In the wake of an expected wave of defaults by U.S business borrowers, the nation’s lenders are best advised to apply risk management practices to set the stage for long-term growth when issuing new loans and participating in federal lending programs.
That’s according to Wolters Kluwer Lien Solutions, writing in a new Thought Leadership article published in The Financial Times’ Banker magazine.
Setting the stage for long-term growth should be top of mind for every lender, given the ongoing COVID-19 pandemic, Wolters Kluwer notes. Those lenders who successfully balance surviving the next three to six months with making the right longer-term decisions for their shareholders, employees and customers will be well-positioned to benefit from the subsequent recovery and growth phases, which could last several years.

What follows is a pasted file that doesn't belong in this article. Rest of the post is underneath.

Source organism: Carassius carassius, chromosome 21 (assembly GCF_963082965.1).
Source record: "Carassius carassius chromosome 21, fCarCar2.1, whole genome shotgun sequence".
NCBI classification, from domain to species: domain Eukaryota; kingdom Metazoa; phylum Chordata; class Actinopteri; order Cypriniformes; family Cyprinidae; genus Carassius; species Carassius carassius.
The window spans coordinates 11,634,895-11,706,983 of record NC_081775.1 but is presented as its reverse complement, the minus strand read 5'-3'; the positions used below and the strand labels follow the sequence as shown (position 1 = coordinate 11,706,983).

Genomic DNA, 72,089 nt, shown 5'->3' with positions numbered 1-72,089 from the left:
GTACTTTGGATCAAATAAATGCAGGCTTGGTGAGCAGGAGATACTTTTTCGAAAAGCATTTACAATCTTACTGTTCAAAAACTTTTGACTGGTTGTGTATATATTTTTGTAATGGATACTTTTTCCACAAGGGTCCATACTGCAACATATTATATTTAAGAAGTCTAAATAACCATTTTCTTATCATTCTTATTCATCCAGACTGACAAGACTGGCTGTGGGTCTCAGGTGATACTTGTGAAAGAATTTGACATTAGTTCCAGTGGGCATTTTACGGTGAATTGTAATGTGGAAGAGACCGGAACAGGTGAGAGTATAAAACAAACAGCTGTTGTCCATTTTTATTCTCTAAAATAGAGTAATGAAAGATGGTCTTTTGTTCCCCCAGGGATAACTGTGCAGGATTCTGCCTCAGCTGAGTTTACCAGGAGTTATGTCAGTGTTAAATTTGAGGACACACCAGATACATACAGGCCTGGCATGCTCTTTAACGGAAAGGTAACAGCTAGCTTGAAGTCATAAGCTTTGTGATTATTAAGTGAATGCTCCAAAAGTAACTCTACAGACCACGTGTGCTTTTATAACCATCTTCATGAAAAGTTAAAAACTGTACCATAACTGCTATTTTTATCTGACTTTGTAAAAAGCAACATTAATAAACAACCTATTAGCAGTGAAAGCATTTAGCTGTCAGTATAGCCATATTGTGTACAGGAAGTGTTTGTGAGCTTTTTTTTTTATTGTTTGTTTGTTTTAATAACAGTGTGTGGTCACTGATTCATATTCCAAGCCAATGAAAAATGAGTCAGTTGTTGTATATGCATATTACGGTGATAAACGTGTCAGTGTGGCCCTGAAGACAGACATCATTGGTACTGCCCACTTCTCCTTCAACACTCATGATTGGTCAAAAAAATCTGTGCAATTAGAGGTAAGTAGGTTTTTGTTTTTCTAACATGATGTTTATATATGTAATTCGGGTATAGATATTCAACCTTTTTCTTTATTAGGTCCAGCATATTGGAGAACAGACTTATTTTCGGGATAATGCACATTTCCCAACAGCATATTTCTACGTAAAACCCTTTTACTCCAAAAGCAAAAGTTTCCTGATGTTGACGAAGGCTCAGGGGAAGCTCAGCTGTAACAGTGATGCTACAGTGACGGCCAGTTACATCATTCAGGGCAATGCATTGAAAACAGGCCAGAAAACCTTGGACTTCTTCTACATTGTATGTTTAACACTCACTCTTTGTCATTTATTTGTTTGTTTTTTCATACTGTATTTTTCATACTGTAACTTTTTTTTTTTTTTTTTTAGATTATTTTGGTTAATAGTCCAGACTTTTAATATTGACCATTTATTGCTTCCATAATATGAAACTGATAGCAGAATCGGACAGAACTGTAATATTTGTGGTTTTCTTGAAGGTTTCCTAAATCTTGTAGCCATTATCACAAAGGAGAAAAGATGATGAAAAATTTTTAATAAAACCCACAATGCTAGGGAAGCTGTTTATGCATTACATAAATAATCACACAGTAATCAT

“Ultimately, the COVID-19 pandemic is an opportunity for lenders to differentiate themselves from the pack,” notes Raja Sengupta, Executive Vice President and General Manager for Wolters Kluwer Lien Solutions and co-author of the article. “The health of the borrower base, critical flaws in existing infrastructure and the ability to maintain compliance have been exposed, yet with careful planning, weaknesses can be shored up and the stage can be set for long-term growth with access to guaranteed loans and potentially weaker competition. Careful balancing of short-term survival and a long-term outlook could prove to be a windfall in the years ahead.”
Lenders should be encouraged to work with their borrowers as this provides a critical opportunity to reduce risk on existing loans by way of increasing underlying collateral, ultimately strengthening customer relationships. “Customers remember businesses that helped them in times of need,” Sengupta adds.
The Banker, published by The Financial Times, provides economic and financial intelligence for the world's financial sector and has built a reputation for objective and incisive reporting since 1926. The Banker has navigated its way through over 90 years of banking coverage from the Wall Street Crash of 1929 to the financial crisis of 2008 with the same reputation for accuracy, authority and integrity.